Estelle Getty, ‘Golden Girls’ Matriarch, Dies at 84

July 23, 2008

By BRUCE WEBER

Estelle Getty, whose portrayal of a crabbily charming octogenarian on the television sitcom “The Golden Girls” gave new prominence to elderly characters in prime time and endeared her to viewers of all ages, died on Tuesday in Los Angeles. She was 84.

Her son Carl Gettleman confirmed her death. Ms. Getty had been suffering from Lewy body dementia, a progressive brain disease.

Long before “Golden Girls” Ms. Getty had been portraying maternal types of all sorts on the stage.

“I am the mother,” she declared in her opening line in “Torch Song Trilogy,”Harvey Fierstein‘s 1981 play about the travails of a gay man in New York City, and as a summary of her career, her character was right.

 

 

“I’ve played mothers to heroes and mothers to zeroes,” Ms. Getty wrote in her autobiography, “If I Knew Then What I Know Now … So What?” (Contemporary Books, 1988). “I’ve played Irish mothers, Jewish mothers, Italian mothers, Southern mothers, mothers in plays by Neil Simon and Arthur Miller and Tennessee Williams. I’ve played mother to everyone but Attila the Hun.”

 

“I’ve played mothers to heroes and mothers to zeroes,” Ms. Getty wrote in her autobiography, “If I Knew Then What I Know Now … So What?” (Contemporary Books, 1988). “I’ve played Irish mothers, Jewish mothers, Italian mothers, Southern mothers, mothers in plays by Neil Simon and Arthur Miller and Tennessee Williams. I’ve played mother to everyone but Attila the Hun.”

 

 

   

The book was a response to Ms. Getty’s sudden and resounding popularity in the most famous of her mother roles, the tart-tongued, white-haired Sophia Petrillo, oldest of the four previously married women sharing a Miami home in “The Golden Girls.” In the show, Sophia was the mother of Dorothy Zbornak, played by Bea Arthur who, in real life, was older than Ms. Getty.   

 

Sophia, characterized by her bluntness and cranky lamentations about old age, treated her daughter with a kind of loving contempt, and their two roommates, the man-obsessed Blanche (Rue McClanahan), and the dim-witted Rose (Betty White), with the eye-rolling impatience of one who will not indulge the self-delusions of others. When Blanche complained that her life was an open book, Sophia witheringly replied: “Your life is an open blouse.”   

 

The show ran from 1985 to 1992 and, in reruns, is still seen regularly on the Lifetime channel. Ms. Getty was nominated seven years in a row for an Emmy award for best supporting actress in a comedy series, winning in 1988. It was a remarkable coup for an actress then in her 60s who had worked for decades with almost no recognition at all.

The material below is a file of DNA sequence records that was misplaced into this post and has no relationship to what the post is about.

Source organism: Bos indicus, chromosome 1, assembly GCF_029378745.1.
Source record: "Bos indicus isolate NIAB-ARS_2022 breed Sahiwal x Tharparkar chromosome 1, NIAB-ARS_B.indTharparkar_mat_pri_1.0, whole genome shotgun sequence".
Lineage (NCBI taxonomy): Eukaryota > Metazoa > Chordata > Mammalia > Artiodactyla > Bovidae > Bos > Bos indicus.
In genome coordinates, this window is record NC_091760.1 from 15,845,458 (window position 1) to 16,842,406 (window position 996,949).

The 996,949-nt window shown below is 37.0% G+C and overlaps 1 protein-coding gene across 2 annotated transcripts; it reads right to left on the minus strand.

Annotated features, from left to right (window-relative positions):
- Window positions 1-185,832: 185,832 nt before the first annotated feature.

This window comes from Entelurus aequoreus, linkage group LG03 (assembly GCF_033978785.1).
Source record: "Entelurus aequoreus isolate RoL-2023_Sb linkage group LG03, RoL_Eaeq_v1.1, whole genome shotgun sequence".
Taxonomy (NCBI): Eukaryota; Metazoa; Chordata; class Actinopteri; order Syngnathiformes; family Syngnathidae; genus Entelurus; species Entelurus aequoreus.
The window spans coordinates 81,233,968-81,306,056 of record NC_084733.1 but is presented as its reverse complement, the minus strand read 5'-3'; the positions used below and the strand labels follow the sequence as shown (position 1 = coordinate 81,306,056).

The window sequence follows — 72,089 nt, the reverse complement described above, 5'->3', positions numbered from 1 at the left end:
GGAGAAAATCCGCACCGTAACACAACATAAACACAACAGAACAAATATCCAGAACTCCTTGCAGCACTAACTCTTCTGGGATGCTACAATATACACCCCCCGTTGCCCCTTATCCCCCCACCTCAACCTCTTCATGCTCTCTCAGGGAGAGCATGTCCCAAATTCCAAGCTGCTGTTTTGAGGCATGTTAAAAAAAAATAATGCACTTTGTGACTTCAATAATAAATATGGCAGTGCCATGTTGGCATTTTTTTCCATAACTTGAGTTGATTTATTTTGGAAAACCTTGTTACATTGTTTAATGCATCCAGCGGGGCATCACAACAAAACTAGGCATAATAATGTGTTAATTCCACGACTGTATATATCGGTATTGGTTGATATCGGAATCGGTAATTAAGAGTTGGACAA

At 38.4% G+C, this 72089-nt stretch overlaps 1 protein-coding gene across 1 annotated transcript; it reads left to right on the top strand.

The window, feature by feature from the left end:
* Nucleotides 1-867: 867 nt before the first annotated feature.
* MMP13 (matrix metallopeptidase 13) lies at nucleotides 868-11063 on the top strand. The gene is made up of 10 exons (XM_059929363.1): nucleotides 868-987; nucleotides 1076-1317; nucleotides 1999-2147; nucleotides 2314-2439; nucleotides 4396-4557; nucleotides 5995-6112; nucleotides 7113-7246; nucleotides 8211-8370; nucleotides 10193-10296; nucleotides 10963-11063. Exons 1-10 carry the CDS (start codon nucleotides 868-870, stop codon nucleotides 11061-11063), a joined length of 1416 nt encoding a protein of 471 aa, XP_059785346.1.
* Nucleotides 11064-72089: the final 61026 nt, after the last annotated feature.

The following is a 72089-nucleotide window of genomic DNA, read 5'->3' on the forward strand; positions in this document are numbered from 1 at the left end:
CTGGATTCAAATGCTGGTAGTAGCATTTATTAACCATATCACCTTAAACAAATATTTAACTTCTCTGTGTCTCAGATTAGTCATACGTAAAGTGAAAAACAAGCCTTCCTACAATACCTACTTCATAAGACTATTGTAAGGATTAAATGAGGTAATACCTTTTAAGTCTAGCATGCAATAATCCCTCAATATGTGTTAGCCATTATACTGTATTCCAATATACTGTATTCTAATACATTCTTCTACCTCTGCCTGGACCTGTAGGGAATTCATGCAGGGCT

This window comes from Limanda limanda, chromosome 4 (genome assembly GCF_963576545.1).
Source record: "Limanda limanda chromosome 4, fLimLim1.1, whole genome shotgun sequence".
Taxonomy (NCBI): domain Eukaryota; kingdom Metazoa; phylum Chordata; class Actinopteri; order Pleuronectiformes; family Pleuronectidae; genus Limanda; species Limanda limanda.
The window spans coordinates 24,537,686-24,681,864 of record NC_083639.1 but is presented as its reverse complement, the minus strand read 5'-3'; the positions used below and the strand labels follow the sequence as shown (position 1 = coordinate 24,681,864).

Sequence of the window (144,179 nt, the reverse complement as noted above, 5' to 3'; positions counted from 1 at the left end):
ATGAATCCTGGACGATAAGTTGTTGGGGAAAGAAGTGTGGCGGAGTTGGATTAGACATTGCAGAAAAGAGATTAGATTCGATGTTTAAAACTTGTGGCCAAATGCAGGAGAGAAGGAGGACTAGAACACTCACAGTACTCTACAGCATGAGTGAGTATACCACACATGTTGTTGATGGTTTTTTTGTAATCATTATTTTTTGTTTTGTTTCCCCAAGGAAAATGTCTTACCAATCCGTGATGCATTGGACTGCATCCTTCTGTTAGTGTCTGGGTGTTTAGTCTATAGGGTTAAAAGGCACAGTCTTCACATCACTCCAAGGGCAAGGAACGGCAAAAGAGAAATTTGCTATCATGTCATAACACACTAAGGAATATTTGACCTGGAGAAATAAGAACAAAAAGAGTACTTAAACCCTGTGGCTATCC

Mr. Gettleman said in an interview Tuesday that his mother’s remark was, “After 50 years in the business, I’m an overnight success.”

Estelle Scher (she had no middle name) was born in Manhattan on July 25, 1923, the daughter of immigrants from Poland. Her father started a glass business that was eventually taken over by Arthur Gettleman, the man she would marry in 1947. Her stage name was derived from his.

A tiny woman, under 5 feet tall and less than 100 pounds, Ms. Getty wrote in her autobiography that her interest in acting began as a child when she saw her first vaudeville show; as a young woman she tried her hand at stand-up comedy. For most of her performing life, which she spent in community theaters, small theaters way off Broadway and regional houses, she made a living as a secretary.

In 1978, after seeing “The International Stud,” the first installment of what would become “Torch Song Trilogy,” she went backstage to introduce herself to the playwright and star, Mr. Fierstein, and they became friends. Some time later, she recalled in an 1984 interview, she said to him, “You’re such a hotshot playwright, why don’t you write a play with a mother in it, and I’ll play her.” That play turned out to be “Widows and Children First,” the concluding segment in the trilogy, and it changed her life. Rex Reed wrote in The New York Daily News that “Estelle Getty is the most endearing Jewish mother to be seen on the New York stage since Molly Picon, only prettier and more believable.”

The performance led to her being cast as Cher’s mother in the film “Mask,” and it was while she was on the road with “Torch Song” in Los Angeles that she auditioned for “Golden Girls,” getting the job after she showed up for the final audition in the costume and makeup of a little old lady.

Her husband died in 2004. In addition to Carl Gettleman, who lives in Santa Monica, Calif., Ms. Getty is survived by another son, Barry Gettleman of Miami; a brother, David Scher of London; and a sister, Rosilyn Howard of Las Vegas.

Ms. Getty appeared in two “Golden Girls” spinoffs, “Empty Nest” and “The Golden Palace,” and acted in guest spots on a number of other series. She played Sylvester Stallone‘s mother in the 1992 comedy “Stop! Or My Mom Will Shoot.”

 

 

Ms. Getty relished her late-in-life success, her son said. And she enjoyed reminiscing about more difficult times. In a 1990 interview she recalled one of her last secretarial jobs, at a company called Snap-Out Forms, where she kept her acting ambitions a secret for fear of being fired.

 

“At Snap-Out Forms, the first day I came to work, I had an audition, and I said, ‘Can I go for my lunch at 10 o’clock?’ ” she said. “The next day I had to go someplace else. I said. ‘Can I take my lunch at 2:30?’ The next day I asked if I could take lunch at 11 o’clock. The office manager said, ‘You have the strangest eating habits of any secretary we’ve ever had.’ ”

New York Times

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